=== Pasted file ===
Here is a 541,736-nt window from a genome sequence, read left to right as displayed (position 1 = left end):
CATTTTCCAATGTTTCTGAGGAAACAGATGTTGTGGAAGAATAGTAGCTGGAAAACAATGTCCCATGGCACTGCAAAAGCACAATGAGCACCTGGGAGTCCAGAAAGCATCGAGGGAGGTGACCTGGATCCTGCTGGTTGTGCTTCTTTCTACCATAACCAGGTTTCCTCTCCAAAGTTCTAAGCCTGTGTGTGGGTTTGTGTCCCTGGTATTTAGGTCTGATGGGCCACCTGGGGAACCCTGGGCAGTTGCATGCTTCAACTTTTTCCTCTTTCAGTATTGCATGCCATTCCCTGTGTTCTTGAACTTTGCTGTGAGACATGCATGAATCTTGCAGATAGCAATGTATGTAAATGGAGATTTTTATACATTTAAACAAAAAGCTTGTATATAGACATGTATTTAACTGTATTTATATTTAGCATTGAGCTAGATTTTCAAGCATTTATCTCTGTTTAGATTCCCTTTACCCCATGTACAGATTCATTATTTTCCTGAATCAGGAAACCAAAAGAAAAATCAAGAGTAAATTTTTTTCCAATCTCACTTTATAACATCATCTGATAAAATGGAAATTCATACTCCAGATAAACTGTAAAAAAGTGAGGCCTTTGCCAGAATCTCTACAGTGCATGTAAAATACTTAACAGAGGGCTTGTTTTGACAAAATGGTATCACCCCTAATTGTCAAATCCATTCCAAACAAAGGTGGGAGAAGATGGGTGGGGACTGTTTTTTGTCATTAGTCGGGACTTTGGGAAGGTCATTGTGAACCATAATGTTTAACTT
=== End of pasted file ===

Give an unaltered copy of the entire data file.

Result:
Here is a 541,736-nt window from a genome sequence, read left to right as displayed (position 1 = left end):
CATTTTCCAATGTTTCTGAGGAAACAGATGTTGTGGAAGAATAGTAGCTGGAAAACAATGTCCCATGGCACTGCAAAAGCACAATGAGCACCTGGGAGTCCAGAAAGCATCGAGGGAGGTGACCTGGATCCTGCTGGTTGTGCTTCTTTCTACCATAACCAGGTTTCCTCTCCAAAGTTCTAAGCCTGTGTGTGGGTTTGTGTCCCTGGTATTTAGGTCTGATGGGCCACCTGGGGAACCCTGGGCAGTTGCATGCTTCAACTTTTTCCTCTTTCAGTATTGCATGCCATTCCCTGTGTTCTTGAACTTTGCTGTGAGACATGCATGAATCTTGCAGATAGCAATGTATGTAAATGGAGATTTTTATACATTTAAACAAAAAGCTTGTATATAGACATGTATTTAACTGTATTTATATTTAGCATTGAGCTAGATTTTCAAGCATTTATCTCTGTTTAGATTCCCTTTACCCCATGTACAGATTCATTATTTTCCTGAATCAGGAAACCAAAAGAAAAATCAAGAGTAAATTTTTTTCCAATCTCACTTTATAACATCATCTGATAAAATGGAAATTCATACTCCAGATAAACTGTAAAAAAGTGAGGCCTTTGCCAGAATCTCTACAGTGCATGTAAAATACTTAACAGAGGGCTTGTTTTGACAAAATGGTATCACCCCTAATTGTCAAATCCATTCCAAACAAAGGTGGGAGAAGATGGGTGGGGACTGTTTTTTGTCATTAGTCGGGACTTTGGGAAGGTCATTGTGAACCATAATGTTTAACTT